Apex Concrete Co. v. Bray

Annotate this Case

395 P.2d 514 (1964)

APEX CONCRETE CO., Inc., Appellant, v. Max E. BRAY, Appellee.

No. 438.

Supreme Court of Alaska.

October 1, 1964.

*515 John M. Stern, Jr., of Stern & Gucker, Anchorage, for appellant.

Francis J. Nosek, Jr., Anchorage, for appellee.

Before NESBETT, C.J., and DIMOND and AREND, JJ.

AREND, Justice.

The defendant-appellant, Apex Concrete Co., hereinafter referred to as Apex, appeals from an adverse decision in the superior court granting the plaintiff-appellee, Max Bray, judgment in the sum of $3,056.04 on a salary claim.

The appellant conducts a summer and early fall concrete business at Anchorage, and on May 31, 1960, hired the appellee as office manager and dispatcher for its business at an agreed salary of $600 per month. Bray testified at the trial, and the trial court so found, that late in December 1960 or early in January 1961 he entered into a further agreement with one Fred Wheeler, who was then president and general manager of Apex. Under this latter agreement Bray's monthly salary was to be increased by $200 commencing January 1, 1961, but payment of the additional salary was not to be made until Apex got into the full swing of its 1961 summer operation and could put itself in a stronger financial position.

No payments for the added remuneration claimed by Bray had been paid by Apex through April 30, 1962. Early in May 1962 Wheeler negotiated a sale of his interest *516 in Apex and asked Bray to prepare a list of accounts payable as of April 30. Bray complied and at the bottom of the list added his name for an account payable of $3,200. Wheeler subsequently gave the list of accounts to one James Flood who on May 17, 1962, purchased Wheeler's stock interest in Apex and took over the management of the company.

On the day before Wheeler transferred his interest to Flood, Bray prepared an Apex paycheck to himself for the first half of May. The check was reckoned on a salary of $800 per month and was signed by Wheeler. A similar check covering Bray's salary for the last half of May, at $800 per month, was signed by Flood and issued to Bray on June 1, 1962. Flood testified that it had been resolved between Wheeler and himself, before the transfer of interest in Apex, that there was no basis for Bray's extra salary claim listed with the accounts payable. He also testified that he did not discover until about the end of the first week in June that Bray had been paid for May more than his regular salary at $600.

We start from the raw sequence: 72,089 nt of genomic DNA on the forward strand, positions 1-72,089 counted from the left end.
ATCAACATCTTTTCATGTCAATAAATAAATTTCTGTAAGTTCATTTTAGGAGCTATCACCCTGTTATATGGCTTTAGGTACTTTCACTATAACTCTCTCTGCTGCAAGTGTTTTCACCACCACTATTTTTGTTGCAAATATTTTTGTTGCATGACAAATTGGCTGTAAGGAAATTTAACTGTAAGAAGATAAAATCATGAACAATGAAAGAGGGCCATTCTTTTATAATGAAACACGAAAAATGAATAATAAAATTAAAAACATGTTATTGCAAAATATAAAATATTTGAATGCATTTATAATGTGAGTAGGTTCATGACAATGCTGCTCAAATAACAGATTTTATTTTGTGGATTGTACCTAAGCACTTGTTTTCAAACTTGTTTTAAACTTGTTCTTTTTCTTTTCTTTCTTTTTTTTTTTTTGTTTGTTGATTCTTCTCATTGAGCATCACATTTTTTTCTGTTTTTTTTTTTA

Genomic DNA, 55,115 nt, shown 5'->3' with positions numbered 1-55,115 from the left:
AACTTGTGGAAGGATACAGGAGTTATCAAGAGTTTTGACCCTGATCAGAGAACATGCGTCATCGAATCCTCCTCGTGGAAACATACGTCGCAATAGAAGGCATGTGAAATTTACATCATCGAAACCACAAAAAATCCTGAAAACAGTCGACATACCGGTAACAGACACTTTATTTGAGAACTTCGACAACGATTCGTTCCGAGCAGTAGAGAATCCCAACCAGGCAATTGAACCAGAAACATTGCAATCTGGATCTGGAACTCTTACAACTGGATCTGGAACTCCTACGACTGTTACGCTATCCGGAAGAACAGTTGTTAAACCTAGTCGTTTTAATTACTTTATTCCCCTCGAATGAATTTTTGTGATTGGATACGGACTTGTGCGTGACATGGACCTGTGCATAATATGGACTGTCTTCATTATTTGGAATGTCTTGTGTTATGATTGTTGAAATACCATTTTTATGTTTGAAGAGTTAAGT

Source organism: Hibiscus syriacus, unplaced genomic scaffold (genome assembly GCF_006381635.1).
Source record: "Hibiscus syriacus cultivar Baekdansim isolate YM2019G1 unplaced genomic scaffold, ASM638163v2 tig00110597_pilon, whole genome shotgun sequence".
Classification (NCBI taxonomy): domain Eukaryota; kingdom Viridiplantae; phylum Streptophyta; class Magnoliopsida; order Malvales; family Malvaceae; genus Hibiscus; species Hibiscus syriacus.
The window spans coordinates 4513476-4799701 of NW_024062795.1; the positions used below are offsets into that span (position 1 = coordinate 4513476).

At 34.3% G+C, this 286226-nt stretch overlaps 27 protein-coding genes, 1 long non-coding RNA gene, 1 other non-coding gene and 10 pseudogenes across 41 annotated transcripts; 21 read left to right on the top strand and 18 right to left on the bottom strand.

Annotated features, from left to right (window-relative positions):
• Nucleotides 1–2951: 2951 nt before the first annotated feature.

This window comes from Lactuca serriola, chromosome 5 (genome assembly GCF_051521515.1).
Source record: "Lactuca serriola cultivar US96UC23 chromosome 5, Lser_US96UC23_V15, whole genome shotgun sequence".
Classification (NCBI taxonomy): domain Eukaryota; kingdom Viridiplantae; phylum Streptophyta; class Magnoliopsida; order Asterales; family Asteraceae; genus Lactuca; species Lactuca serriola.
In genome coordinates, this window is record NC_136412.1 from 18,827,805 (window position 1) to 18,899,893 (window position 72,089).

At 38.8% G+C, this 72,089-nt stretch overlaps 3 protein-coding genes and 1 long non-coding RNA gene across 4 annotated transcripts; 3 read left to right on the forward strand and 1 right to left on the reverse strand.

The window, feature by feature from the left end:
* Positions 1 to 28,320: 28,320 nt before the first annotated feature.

It appears that, even though Flood disclaimed any liability for the Bray back salary account and refused to pay him more than $600 per month, he did request him to stay on with Apex for a short time to train the man who was to replace him. In the meantime Bray had filed this action for recovery of the additional salary alleged to be due him, and Flood told him to add his claim for June salary to the pending action. Bray terminated his employment with Apex on June 24, 1962.

Ray Stithem, who owns forty-five per cent of the stock of Apex and is its secretary-treasurer, testified that the quality of Bray's work did not warrant a $200 increase in his salary and that Bray spent some of Apex's time attending to personal business dealings of Wheeler in scrap metal and the sale of sacked cement to Apex and others. The purpose of this testimony concerning work performed by Bray for Wheeler personally seems to have been to lay a basis for the allegations of Apex in a third party complaint against Wheeler and another enterprise of his, U.S. Alaska Corporation, that whatever salary might be found owing to Bray should have to be paid by Wheeler or U.S. Alaska Corporation.